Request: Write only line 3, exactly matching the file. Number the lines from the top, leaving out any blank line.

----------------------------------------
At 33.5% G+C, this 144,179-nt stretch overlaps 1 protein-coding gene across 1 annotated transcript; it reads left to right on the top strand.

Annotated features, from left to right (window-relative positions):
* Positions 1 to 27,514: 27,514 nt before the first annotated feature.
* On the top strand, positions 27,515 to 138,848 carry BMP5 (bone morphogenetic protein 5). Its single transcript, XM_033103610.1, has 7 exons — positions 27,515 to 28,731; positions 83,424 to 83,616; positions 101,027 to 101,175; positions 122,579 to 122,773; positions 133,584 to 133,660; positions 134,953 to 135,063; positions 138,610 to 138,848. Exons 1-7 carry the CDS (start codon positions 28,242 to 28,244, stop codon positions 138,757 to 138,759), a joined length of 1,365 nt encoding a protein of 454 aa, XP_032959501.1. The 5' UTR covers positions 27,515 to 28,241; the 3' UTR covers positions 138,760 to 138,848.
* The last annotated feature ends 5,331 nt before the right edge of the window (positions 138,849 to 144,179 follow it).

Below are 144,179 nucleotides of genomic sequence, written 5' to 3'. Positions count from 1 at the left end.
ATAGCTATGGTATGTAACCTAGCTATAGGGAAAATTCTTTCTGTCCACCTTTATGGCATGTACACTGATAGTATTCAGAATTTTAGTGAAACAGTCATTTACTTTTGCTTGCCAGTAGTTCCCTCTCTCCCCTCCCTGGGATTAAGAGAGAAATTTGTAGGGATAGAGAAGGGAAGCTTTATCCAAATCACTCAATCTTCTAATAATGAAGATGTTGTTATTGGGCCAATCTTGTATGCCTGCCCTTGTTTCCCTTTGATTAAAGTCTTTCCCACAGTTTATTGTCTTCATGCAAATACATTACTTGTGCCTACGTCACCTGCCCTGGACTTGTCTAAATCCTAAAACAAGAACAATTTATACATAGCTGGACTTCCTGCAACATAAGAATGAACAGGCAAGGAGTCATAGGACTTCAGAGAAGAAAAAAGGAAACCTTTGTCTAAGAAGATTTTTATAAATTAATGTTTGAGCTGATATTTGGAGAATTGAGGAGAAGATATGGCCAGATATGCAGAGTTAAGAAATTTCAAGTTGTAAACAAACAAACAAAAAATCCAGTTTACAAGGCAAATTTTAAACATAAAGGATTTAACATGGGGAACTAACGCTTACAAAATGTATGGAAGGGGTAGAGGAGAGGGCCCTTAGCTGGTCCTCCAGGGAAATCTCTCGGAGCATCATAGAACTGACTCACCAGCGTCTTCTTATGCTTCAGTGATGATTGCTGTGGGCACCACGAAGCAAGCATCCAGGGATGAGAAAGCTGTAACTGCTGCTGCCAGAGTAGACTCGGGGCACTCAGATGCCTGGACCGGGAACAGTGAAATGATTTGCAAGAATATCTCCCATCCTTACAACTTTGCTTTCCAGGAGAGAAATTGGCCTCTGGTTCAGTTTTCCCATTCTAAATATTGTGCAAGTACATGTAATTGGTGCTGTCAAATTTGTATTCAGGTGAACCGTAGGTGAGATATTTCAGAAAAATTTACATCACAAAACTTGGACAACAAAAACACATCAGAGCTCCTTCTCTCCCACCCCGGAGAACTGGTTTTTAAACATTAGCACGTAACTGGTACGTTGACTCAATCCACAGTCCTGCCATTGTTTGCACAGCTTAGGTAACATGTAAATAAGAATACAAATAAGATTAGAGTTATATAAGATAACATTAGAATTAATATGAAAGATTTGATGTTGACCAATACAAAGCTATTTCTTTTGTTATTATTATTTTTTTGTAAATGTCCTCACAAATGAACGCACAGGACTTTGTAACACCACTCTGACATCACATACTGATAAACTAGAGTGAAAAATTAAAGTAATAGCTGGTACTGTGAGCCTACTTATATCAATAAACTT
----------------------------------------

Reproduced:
* Positions 1 to 27,514: 27,514 nt before the first annotated feature.